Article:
In this context, I found that formal education emphasised competition, selection, and categorization of students. It encourages students to perform better in opposition to others who had a low school performance. This model of Western education contrasted with the indigenous worldview of education, where persons are accustomed to learning in community from the family, and by observation of elders, and where all are teachers and all are students and no one is a dictator of knowledge as in a formal school setting.

The values of this indigenous collective system were diluted with the introduction of colonial education which turned the students into individualistic and competitive learners. This impacted the indigenous people in Maruranau, the village where my study was done and where many students had become very disheartened with schooling. Some Wapichans sought alternatives ways for the school that failed their children. Some parents encouraged their children to work on the farms and when they reach adulthood, they usually go to look for work outside their communities, but most times they end up earning a low salary as unskilled workers. A few health workers or teachers who are trained elsewhere return to work in their village, but jobs in the community should not be limited to only these two areas in indigenous villages. They must include other options that also take into account the local culture and context.

Villagers’ perception of formal education is that few students achieve good academic performance, and those who do  are usually children of parents who are teachers or community leaders. Certainly this is not always the case, because there are Wapichans who have made tremendous personal efforts and and became professionals. Some of the teachers were also praised for dedicating their time to prepare their students for the National Exams.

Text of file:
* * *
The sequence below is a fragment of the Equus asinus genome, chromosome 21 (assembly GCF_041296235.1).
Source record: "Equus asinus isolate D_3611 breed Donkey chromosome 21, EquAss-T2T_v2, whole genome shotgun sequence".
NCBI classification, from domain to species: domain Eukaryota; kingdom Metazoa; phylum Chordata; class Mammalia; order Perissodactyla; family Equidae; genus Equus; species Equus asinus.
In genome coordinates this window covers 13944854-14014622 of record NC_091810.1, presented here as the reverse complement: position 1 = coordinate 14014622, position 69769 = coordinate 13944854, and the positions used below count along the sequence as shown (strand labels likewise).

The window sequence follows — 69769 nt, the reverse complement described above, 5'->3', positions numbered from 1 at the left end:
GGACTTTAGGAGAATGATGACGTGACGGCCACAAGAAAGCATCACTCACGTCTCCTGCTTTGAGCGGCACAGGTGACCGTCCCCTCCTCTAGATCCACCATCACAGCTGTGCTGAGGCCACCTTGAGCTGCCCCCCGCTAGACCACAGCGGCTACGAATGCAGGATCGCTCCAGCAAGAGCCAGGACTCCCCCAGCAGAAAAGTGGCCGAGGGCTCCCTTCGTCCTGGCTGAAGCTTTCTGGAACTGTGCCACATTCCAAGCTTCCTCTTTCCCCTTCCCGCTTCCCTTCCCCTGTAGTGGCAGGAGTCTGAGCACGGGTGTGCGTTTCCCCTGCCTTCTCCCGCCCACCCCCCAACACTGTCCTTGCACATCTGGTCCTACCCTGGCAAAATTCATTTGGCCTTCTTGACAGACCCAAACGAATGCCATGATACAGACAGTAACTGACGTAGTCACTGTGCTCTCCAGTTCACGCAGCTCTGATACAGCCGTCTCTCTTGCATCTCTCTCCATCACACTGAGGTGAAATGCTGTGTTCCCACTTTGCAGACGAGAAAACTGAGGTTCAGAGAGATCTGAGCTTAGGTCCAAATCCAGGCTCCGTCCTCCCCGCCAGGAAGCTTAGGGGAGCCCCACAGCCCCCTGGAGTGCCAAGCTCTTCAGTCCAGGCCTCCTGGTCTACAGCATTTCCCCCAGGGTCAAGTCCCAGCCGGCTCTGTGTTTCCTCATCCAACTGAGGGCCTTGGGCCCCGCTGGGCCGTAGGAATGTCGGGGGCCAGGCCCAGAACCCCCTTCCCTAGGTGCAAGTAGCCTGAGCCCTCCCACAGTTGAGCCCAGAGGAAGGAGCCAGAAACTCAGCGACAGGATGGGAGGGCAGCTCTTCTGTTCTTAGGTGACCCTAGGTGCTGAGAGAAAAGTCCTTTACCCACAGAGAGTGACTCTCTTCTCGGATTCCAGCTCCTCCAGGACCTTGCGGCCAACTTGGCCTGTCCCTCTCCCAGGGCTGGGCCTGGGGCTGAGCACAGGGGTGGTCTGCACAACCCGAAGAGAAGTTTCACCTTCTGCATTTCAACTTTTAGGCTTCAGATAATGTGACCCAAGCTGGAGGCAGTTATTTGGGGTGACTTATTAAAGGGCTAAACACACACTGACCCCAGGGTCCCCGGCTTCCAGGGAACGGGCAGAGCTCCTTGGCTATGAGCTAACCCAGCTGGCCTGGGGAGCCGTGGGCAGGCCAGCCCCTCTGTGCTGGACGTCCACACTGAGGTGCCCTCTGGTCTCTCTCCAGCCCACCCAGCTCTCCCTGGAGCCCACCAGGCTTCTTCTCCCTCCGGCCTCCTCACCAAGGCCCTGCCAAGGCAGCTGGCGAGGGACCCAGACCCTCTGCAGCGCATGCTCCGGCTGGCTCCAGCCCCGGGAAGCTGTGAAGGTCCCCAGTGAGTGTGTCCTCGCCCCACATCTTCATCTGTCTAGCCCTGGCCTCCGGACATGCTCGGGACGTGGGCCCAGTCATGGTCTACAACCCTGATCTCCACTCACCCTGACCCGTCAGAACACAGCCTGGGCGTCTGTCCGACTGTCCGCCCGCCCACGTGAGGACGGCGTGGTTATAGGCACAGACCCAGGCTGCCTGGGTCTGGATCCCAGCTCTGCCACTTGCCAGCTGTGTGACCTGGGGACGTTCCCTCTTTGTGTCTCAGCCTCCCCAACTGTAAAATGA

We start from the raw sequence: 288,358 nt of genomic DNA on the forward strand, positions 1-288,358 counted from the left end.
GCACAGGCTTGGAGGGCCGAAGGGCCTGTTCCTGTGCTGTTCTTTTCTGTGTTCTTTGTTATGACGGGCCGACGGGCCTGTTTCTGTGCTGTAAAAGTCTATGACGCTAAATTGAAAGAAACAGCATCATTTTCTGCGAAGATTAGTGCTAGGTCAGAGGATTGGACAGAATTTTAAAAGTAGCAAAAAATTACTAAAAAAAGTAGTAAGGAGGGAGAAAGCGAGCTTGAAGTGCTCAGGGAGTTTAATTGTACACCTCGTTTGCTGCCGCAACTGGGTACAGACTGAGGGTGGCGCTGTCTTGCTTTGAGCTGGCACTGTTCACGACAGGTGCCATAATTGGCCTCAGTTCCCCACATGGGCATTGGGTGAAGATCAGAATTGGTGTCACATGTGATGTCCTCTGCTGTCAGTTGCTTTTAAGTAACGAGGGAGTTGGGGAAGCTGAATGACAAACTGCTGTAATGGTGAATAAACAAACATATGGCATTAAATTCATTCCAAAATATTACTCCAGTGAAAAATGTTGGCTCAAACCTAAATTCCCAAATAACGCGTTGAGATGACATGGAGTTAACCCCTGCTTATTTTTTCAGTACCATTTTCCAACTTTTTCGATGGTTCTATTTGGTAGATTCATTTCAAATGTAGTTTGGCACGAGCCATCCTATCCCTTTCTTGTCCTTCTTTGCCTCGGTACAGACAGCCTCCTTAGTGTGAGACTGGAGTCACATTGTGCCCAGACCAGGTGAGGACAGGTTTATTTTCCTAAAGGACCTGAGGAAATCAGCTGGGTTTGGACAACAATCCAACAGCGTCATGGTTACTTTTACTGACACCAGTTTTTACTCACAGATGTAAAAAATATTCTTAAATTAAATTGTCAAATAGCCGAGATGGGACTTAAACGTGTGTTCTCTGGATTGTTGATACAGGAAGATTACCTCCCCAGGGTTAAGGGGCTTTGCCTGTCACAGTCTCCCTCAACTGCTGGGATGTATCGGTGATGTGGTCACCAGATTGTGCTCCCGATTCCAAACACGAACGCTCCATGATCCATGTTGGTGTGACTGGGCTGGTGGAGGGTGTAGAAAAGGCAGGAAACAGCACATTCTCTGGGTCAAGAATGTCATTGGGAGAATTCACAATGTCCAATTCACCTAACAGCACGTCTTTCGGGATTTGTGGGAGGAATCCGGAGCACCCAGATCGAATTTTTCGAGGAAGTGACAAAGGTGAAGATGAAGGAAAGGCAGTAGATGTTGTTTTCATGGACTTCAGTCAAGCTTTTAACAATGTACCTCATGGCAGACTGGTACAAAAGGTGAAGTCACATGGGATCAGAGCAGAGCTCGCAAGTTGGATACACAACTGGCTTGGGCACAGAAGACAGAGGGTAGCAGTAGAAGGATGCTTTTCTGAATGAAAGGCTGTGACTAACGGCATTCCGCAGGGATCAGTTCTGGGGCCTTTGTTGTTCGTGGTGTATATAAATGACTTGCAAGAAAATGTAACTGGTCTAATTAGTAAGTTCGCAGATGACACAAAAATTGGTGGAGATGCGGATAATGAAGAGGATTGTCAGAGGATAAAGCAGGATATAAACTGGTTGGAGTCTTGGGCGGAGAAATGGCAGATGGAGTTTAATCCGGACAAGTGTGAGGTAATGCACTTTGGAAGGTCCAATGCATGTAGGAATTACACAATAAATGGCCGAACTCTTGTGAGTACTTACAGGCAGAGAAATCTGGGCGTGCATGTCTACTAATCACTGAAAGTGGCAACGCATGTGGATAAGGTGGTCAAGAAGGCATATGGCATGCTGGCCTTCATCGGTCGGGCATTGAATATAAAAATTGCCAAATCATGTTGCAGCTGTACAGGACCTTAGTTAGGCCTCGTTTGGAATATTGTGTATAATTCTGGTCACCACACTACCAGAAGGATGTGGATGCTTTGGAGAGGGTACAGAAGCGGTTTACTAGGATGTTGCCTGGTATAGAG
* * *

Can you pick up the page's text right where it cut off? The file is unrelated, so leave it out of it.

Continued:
Mainstream education continues to educate students to believe in “development” and “modernization,” false ideals that do not address the value of indigenous languages or promote quality bilingual education in indigenous communities which is needed by the most vulnerable. This model of education is instead obsessed with generating progress, and promotes the rhetoric of bringing “quality education” to the Wapichans. It is based on seeing Wapichan culture as something that must be improved or left behind.

To transform the Wapichans and their way of living as subsistence farmers, by introducing them to the Western capitalist system, is a false aim of mainstream education. It creates a society divided between those who study and those who do not; between those who reach socioeconomic elevation and those who have not obtained the capacity for significant improvements in their quality of life because they were not educated. Ironically, this model of education ends up generating social inequality, an experience that contradicts the collective values of Indigenous Education, which stresses learning in harmony and where everyone is on the same social level.

The Wapichans approve of schools in their community that teach them to deal with economic issues, mathematics and trade, even on a small scale. Their emphasis however is on education that is in harmony with living in the community, as opposed to an education that takes most of their children to Georgetown or away from their villages.